Thursday, October 12, 2006

Sunday morning I finished Tomato Red by Daniel Woodrell. It's the story of a drifter who falls in with a brother and sister who have ambitions far beyond their low economic and social status. Trapped in a hick town, they dream of getting out, but every attempt they make in that direction is met with frustrating failure. "'God damn,' she says, 'you know, that big rotten gap between who I am, and who I want to be, never does quit hurtin' to stare across... if I was only stupid, it wouldn't be so hard.'" It took me a relatively long time to read this book, perhaps because I could sense tragic events coming and wanted to avoid getting there for as long as possible. There was plenty of beautifully written tragedy and heartbreaking desperation though, and it hurt when it came because Woodrell did such a wonderful job of making me care for his characters.

So, to cheer myself up I went on a YA rampage. First up was Absolutely, Positively Not by David Larochelle, a book about a teenage boy who tries desperately to convince himself and others he is not gay before finally accepting the truth. It wasn't ground-breaking or anything, but I enjoyed it. And it was a good antidote for Tomato Red.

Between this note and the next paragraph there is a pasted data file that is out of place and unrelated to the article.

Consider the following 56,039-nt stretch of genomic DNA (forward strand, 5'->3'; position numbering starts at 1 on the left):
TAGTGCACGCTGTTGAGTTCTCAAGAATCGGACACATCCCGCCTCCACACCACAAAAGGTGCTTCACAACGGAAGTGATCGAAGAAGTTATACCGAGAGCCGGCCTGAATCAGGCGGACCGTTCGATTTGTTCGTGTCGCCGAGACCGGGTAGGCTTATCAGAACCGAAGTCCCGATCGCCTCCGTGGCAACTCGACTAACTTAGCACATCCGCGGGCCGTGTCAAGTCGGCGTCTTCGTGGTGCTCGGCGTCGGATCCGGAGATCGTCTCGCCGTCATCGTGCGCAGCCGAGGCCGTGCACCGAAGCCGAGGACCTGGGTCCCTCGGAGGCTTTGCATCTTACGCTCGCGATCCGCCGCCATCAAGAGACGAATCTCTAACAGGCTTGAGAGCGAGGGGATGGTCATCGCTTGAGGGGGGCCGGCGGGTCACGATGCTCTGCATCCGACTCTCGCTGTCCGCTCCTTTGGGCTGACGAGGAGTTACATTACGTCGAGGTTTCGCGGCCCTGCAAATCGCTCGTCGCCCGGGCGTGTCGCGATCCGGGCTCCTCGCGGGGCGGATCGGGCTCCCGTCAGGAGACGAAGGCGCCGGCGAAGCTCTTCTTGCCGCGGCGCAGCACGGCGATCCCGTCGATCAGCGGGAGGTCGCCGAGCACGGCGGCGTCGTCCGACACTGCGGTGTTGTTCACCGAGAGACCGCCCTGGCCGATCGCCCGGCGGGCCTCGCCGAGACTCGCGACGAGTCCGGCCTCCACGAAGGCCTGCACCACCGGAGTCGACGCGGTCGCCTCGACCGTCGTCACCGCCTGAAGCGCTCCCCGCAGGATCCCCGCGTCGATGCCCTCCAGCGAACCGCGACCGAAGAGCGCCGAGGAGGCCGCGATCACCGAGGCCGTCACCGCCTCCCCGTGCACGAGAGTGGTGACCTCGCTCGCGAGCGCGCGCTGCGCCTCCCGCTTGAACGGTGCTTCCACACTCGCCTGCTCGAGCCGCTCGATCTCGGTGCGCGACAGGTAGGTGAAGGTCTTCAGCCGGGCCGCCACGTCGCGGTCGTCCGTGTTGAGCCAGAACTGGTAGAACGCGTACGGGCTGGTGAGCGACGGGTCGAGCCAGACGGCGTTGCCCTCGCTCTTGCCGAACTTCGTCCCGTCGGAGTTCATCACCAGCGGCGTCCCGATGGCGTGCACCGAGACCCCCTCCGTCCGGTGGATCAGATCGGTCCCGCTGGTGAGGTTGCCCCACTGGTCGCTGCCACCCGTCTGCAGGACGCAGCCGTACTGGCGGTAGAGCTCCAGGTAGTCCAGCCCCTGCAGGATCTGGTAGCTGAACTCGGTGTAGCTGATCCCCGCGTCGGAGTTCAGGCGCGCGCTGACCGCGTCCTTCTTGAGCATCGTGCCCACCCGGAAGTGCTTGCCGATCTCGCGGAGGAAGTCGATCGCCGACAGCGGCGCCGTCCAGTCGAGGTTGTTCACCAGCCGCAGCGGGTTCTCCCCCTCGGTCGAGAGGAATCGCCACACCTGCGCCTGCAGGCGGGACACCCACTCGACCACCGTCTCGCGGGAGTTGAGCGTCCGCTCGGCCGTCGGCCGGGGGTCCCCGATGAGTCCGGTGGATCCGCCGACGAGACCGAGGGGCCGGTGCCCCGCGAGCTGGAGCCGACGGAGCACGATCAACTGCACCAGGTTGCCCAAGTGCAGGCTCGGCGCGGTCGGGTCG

Next was That Summer, Sarah Dessen's first book and the only one of hers I had yet to read. It was interesting to see how accomplished she was right from the start. Sure, it isn't quite up to the standards of her later books, but it was entertaining and well written.

I have it on good authority that Julie Anne Peters' books aren't all that great, but that Far From Xanadu is worth the effort. I can't say I agree, but then perhaps my expectations were a little high. While I liked the supporting characters and the way the town was portrayed, I disliked Xanadu (she remained fairly stereotypical through the whole book) and couldn't understand Mike's fascination with her, which, in turn, made me dislike Mike. I did read the whole thing, but I skimmed more than a few pages and it ultimately felt like a cross between What's Eating Gilbert Grape and Dairy Queen but without the heart of the former or the humor of the latter.

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